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The AAPG/Datapages Combined Publications Database

Houston Geological Society Bulletin


Houston Geological Society Bulletin, Volume 8, No. 3, November 1965. Pages 16-17.

Abstract: Parguera Limestone, Upper Cretaceous Mayaguez Group, Southwest Puerto Rico


Charles Coit Almy, Jr.


Rice University Ph.D. thesis, 203 p., June, 1965

The variations in the character of the Parguera Limestone reflect events occurring in the Puerto Rican portion of the Caribbean island arc in Santonian to Mestrichtian time.

In the area studied (Punta Melones-Ensenada), the Parguera Limestone consists of the following vertical sequence: (1) Bahia Fosforescente Member composed of basal tuffaceous calcarenites grading upwards into glauconitic, bioclastic limestone; (2) Punta Papayo Member composed of mudstones containing an abundant open-ocean microfauna, minor calcarenite, slump structures, and uncommon bedded cherts; (3) Isla Magueyes Member compose of volcanic conglomerates in which a bioclastic component increases upwards to form a coarse-grained bioclastic limestone. This section is found at Parguera and is 1150 meters (3770 feet) thick.

The section unconformably overlies the Bermeja Complex of Serpentinite and chert, the Rio Loco Formation, and the Sabana Grande Andesites. The pre- Parguera depositional surface slopes away from the major outcrops of the Bermeja Complex.

In the stratigraphic section given above, the Bahia Fosforescente Member grades upwards into the overlying Punta Papayo Member. The Isla Magueyes Member overlies the Punta Papayo Member with probable erosional disconformity.

From west to east (Punta Melones to Ensenada), the following stratigraphic changes occur: The Bahia Fosforescente and Punta Papayo Members thicken; a thick bioclastic limestone is found within the lower part of the Bahia Fosforescente Member; the Punta Papayo Member becomes somewhat tuffaceous; and the Isla Magueyes Member replaces the Melones Limestone. 

The units have been dated as follows: the Bahia Fosforescente Member is Santonian - Early Campanian; the Punta Papayo Member is Early - Late Campanian; and the Isla Magueyes Member is Late Campanian - Early Maestrichtian.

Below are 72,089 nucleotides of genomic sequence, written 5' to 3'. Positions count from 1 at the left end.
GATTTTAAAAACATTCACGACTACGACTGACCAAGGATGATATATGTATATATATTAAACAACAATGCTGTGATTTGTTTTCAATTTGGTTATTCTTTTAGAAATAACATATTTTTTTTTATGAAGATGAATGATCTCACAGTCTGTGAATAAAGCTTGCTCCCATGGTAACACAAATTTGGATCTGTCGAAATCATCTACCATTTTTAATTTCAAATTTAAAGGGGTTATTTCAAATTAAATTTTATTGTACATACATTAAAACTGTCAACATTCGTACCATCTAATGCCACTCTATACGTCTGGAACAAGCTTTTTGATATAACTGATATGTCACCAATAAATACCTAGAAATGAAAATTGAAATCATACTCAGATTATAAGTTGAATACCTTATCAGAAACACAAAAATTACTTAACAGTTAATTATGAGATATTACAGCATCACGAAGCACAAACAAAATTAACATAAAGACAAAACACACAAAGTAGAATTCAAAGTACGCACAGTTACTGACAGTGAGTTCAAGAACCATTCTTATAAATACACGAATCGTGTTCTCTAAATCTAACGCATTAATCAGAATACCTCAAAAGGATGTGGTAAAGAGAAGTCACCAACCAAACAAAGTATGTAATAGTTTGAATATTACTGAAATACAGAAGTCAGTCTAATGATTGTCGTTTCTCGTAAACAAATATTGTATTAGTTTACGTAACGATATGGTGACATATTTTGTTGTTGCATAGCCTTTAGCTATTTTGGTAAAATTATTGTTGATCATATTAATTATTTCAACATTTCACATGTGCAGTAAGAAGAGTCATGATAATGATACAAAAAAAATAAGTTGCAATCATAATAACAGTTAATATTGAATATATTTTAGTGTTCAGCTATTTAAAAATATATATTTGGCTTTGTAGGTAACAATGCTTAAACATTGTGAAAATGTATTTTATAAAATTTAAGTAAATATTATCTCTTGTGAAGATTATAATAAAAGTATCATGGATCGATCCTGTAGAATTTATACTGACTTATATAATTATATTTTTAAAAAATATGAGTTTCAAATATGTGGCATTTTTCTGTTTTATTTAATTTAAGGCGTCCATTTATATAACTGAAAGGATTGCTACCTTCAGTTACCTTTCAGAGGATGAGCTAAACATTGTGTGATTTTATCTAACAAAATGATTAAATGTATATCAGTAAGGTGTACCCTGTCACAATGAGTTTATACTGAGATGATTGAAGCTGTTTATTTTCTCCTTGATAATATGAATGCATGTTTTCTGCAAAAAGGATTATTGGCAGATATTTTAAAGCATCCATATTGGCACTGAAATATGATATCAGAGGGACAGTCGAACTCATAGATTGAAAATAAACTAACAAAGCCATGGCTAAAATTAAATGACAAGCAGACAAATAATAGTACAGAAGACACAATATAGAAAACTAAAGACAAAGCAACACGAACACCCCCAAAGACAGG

The source of the non-carbonate clastic material has a local easterly component and a regional northerly component. Chlorite, kaolinite, and mixed layer clays (primarily montmorillonite-illite) are the important clay minerals in the Bahia Fosforescente and Punta Papayo Members. In addition to the above clays, illite and montmorillonite are important in the Isla Magueyes Member.

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The source of the non-carbonate material was tectonically active in the Santonian - Early Campanian and Late Campanian - Maestrichtian times. The Parguera basin was very shallow marine at these times. In the Early - Late Campanian interval, the same area was deeper water marine shelf or slope. 

Detailed study indicates that the Parguera Limestone is nowhere overturned or overthrust as formerly believed. Movement during deposition was primarily vertical. Deformation after deposition was by vertical or strike-slip movement on faults or by folding as a sedimentary section draped over vertically shifting basement blocks.

Tectonic isolation of a Parguera block, bounded by vertical faults characterized by strike- slip or vertical movement, would permit the semi-independent geologic development of this block and its neighbors. Through such isolation the intrablock persistence of stratigraphic units, the mild structural deformation, and the thick limestone units in the Parguera area could have developed contemporaneously with the great volcanic sequences found elsewhere in Puerto Rico.

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